You can also install KUTE.js using either NPM or Bower with the help of the following commands:

Once you have included the library in your projects, you can start creating your own animation sequences.

Tween Objects

When creating your animation using KUTE.js, you need to define tween objects. These tween objects provide all the animation-related information for a given element or elements. This includes the element itself, the properties that you want to animate, the duration of the animation, and other attributes like the repeat count, delay, or offset.

You can use the .to() method or the .fromTo() method in order to animate a set of CSS properties from one value to another. The .to() method animates the properties from their default value or their computed/current value to a final provided value. In the case of the .fromTo() method, you have to provide both the starting and ending animation values.

The .to() method is useful when you don’t know the current or default value for the property that you want to animate. One major disadvantage of this method is that the library has to compute the current value of all the properties by itself. This results in a delay of a few milliseconds after you call .start() to start the animation.

The .fromTo() method allows you to specify the starting and ending animation values yourself. This can marginally improve the performance of the animations. You can now also specify the units for starting and ending values yourself and avoid any surprises during the course of the animation. One disadvantage of using .fromTo() is that you won’t be able to stack multiple transform properties on chained tweens. In such cases, you will have to use the .to() method.

Remember that both .fromTo() and .to() are meant to be used when you are animating individual elements. If you want to animate multiple elements at once, you will have to use either .allTo() or .allFromTo(). These methods work just like their single element counterparts and inherit all their attributes. They also get an extra offset attribute that determines the delay between the start of the animation for different elements. This offset is defined in milliseconds.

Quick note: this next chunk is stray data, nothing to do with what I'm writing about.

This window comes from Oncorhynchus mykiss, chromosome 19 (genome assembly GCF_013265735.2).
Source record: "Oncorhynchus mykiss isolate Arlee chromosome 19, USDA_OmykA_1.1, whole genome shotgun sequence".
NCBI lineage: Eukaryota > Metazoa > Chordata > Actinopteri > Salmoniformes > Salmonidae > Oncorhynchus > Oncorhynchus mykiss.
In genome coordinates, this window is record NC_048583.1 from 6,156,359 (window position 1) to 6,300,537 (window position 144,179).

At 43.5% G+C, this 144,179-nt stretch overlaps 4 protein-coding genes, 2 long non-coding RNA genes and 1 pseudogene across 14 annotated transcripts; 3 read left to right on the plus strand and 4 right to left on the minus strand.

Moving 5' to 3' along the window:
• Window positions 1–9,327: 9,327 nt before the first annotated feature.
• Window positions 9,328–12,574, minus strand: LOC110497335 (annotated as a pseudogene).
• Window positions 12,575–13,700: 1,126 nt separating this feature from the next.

Here is an example that animates the opacity of three different boxes in sequence.

The following JavaScript is used to create the above animation sequence:

All the boxes above have a box class which has been used to select them all using the querySelectorAll() method. The allFromTo() method in KUTE.js is used to animate the opacity of these boxes from 1 to 0.1 with an offset of 700 milliseconds. As you can see, the tween object does not start the animation by itself. You have to call the start() method in order to start the animation.

Controlling the Animation Playback

In the previous section, we used the start() method in order to start our animations. The KUTE.js library also provides a few other methods that can be used to control the animation playback. 

For example, you can stop any animation that is currently in progress with the help of the stop() method. Keep in mind that you can use this method to stop the animation of only those tween objects that have been stored in a variable. The animation for any tween object that was created on the fly cannot be stopped with this method.

You also have the option to just pause an animation with the help of the pause() method. This is helpful when you want to resume the animation again at a later time. You can either use resume() or play() to resume any animation that was paused.

The following example is an updated version of the previous demo with all the four methods added to it.

Here is the JavaScript code needed to add the start, stop, play, and pause functionality.

I have changed the animation duration to 2,000 milliseconds. This gives us enough time to press different buttons and see how they affect the animation playback.

Chaining Tweens Together